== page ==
World Bank suspends $200m Pakistani project

Balochistan has some of the worst health indicators in the country. (REUTERS)
Updated 01 April 2019
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World Bank suspends $200m Pakistani project

  • Balochistan has some of the worst health indicators in the country

KARACHI: The World Bank has suspended a $200 million project in Pakistan’s southwest, a spokeswoman said on Sunday, jeopardizing development work in one of the poorest and least developed provinces in the country. The water resource project, in Balochistan province, was due to be completed by October 2022.
But the bank has highlighted numerous problems with the project, including financial management and a lack of progress.
“For the time being, the project has been suspended for 30 days,” Mariam Altaf, a spokeswoman for the World Bank, told Arab News.
The Balochistan Integrated Water Resource Management and Development Project was signed three years ago and the bank committed to cover $200 million of the estimated $209.70 million cost.
“Unfortunately, there has since then been a lack of progress in managing the project, disbursing funds, proceeding with the civil works, and fiduciary control,” the bank said in a statement.
“The World Bank has suspended the project and offered to work with the government of Balochistan over the next 30 days to restructure the scope and governance arrangements to more realistically begin to deliver sustainable water management to the province.”
Balochistan has some of the worst health indicators in the country.
About 62 percent of its population does not have access to safe drinking water and more than 58 percent of its land, which makes up 44 percent of Pakistan’s total land mass, cannot be cultivated because of water shortages.
The project was designed to strengthen “provincial government capacity” for water resources monitoring and management and to “improve community-based water management” for targeted irrigation schemes in the province.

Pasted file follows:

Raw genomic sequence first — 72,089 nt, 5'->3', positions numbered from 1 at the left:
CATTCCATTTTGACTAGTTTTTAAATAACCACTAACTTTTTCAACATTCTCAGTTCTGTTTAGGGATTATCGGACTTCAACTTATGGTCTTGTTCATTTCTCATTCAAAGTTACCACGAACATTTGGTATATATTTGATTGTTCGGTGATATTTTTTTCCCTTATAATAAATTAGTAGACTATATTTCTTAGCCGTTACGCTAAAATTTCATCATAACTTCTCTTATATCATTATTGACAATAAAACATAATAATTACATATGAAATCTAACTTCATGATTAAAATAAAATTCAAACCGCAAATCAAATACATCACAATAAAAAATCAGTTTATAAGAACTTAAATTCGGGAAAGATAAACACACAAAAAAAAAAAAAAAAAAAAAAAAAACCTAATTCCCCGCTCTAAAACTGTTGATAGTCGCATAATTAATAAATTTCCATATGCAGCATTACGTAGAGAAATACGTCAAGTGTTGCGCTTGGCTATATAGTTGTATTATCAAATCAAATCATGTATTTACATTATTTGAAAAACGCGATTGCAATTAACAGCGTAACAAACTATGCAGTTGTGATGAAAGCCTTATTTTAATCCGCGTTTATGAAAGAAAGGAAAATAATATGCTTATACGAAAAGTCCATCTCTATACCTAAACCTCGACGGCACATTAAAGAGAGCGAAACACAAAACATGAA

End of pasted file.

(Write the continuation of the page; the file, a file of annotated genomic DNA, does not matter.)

Azim Kakar, the spokesman for the chief minister, and Sajjad Ahmed Bhutta, additional chief secretary for planning and development, declined to comment on the suspension.
Adnan Aamir, a Quetta-based development expert, said provincial bureaucracy was to blame.
“The way government machinery operates is flawed and obsolete and can’t cope with modern day governance requirements,” he told Arab News.
“The suspension of this project will badly affect agriculture in the Nari and Porali river basin areas.”


Kenya reassures public after Ebola false alarm

Updated 15 min 46 sec ago
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Kenya reassures public after Ebola false alarm

  • Kariuki spelt out a list of preventive measures that Kenya had already taken

NAIROBI: Kenya sought to reassure the public and foreign visitors on Monday after a suspected Ebola case, which turned out to be negative, was detected near the border with Uganda.

Uganda last week reported three cases of Ebola, two of them fatal, among people who had been to neighboring Democratic Republic of Congo (DRC), where an epidemic has been underway since last August.

Kenyan Health Minister Sicily Kariuki said a 36-year-old woman in the western county of Kericho had fallen ill with headache, fever and vomiting, which can also be symptoms of Ebola.

Further examination found she did not have the disease, Kariuki said at a press conference staged at Nairobi’s Jomo Kenyatta International Airport.

“The Rapid Surveillance and Response Team has examined the patient, who is in stable condition, and has confirmed that she does not meet the case definition for Ebola,” she said.

“I wish to reassure all Kenyans and our visitors that we do not have any cases of Ebola.”

The Ugandan cases were confirmed in a town that is more than 600 km from the border with Kenya.

Kariuki spelt out a list of preventive measures that Kenya had already taken.

They included the installation of thermal cameras at entry points to detect people with high temperatures, as well as isolation units to host suspected cases. More than 250 Health Ministry workers have been deployed at entry points as part of this strategy.

The minister called on the public to be vigilant, urging anyone with Ebola-like symptoms who had traveled to affected countries to go to the nearest hospital.